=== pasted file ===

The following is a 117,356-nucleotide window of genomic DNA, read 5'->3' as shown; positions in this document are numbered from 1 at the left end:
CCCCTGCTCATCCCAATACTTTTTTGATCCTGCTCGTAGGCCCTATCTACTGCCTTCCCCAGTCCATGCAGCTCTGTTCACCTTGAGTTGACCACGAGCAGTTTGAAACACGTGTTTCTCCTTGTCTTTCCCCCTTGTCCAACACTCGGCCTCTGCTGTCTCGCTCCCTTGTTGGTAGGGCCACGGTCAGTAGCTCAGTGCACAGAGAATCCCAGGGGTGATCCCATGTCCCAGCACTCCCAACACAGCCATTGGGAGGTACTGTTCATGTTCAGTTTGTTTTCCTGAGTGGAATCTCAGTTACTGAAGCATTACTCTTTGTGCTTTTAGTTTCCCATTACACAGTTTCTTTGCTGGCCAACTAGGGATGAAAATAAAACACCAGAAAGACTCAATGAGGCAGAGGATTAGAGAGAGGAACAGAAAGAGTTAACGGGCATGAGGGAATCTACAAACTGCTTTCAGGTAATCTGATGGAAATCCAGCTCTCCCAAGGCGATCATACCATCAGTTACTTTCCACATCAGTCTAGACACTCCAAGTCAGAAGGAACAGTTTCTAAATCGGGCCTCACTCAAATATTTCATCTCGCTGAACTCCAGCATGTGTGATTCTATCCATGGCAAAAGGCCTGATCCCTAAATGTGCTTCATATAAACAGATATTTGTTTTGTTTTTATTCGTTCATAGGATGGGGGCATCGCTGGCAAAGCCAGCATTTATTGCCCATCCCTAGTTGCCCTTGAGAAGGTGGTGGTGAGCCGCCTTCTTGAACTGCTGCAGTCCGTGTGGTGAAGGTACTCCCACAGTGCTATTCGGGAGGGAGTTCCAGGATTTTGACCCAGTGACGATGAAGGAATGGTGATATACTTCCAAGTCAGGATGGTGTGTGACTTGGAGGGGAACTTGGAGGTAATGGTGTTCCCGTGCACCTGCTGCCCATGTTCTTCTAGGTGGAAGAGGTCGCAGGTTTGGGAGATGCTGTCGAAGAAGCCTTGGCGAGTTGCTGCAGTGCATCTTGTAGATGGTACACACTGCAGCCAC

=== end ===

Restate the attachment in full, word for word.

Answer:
The following is a 117,356-nucleotide window of genomic DNA, read 5'->3' as shown; positions in this document are numbered from 1 at the left end:
CCCCTGCTCATCCCAATACTTTTTTGATCCTGCTCGTAGGCCCTATCTACTGCCTTCCCCAGTCCATGCAGCTCTGTTCACCTTGAGTTGACCACGAGCAGTTTGAAACACGTGTTTCTCCTTGTCTTTCCCCCTTGTCCAACACTCGGCCTCTGCTGTCTCGCTCCCTTGTTGGTAGGGCCACGGTCAGTAGCTCAGTGCACAGAGAATCCCAGGGGTGATCCCATGTCCCAGCACTCCCAACACAGCCATTGGGAGGTACTGTTCATGTTCAGTTTGTTTTCCTGAGTGGAATCTCAGTTACTGAAGCATTACTCTTTGTGCTTTTAGTTTCCCATTACACAGTTTCTTTGCTGGCCAACTAGGGATGAAAATAAAACACCAGAAAGACTCAATGAGGCAGAGGATTAGAGAGAGGAACAGAAAGAGTTAACGGGCATGAGGGAATCTACAAACTGCTTTCAGGTAATCTGATGGAAATCCAGCTCTCCCAAGGCGATCATACCATCAGTTACTTTCCACATCAGTCTAGACACTCCAAGTCAGAAGGAACAGTTTCTAAATCGGGCCTCACTCAAATATTTCATCTCGCTGAACTCCAGCATGTGTGATTCTATCCATGGCAAAAGGCCTGATCCCTAAATGTGCTTCATATAAACAGATATTTGTTTTGTTTTTATTCGTTCATAGGATGGGGGCATCGCTGGCAAAGCCAGCATTTATTGCCCATCCCTAGTTGCCCTTGAGAAGGTGGTGGTGAGCCGCCTTCTTGAACTGCTGCAGTCCGTGTGGTGAAGGTACTCCCACAGTGCTATTCGGGAGGGAGTTCCAGGATTTTGACCCAGTGACGATGAAGGAATGGTGATATACTTCCAAGTCAGGATGGTGTGTGACTTGGAGGGGAACTTGGAGGTAATGGTGTTCCCGTGCACCTGCTGCCCATGTTCTTCTAGGTGGAAGAGGTCGCAGGTTTGGGAGATGCTGTCGAAGAAGCCTTGGCGAGTTGCTGCAGTGCATCTTGTAGATGGTACACACTGCAGCCAC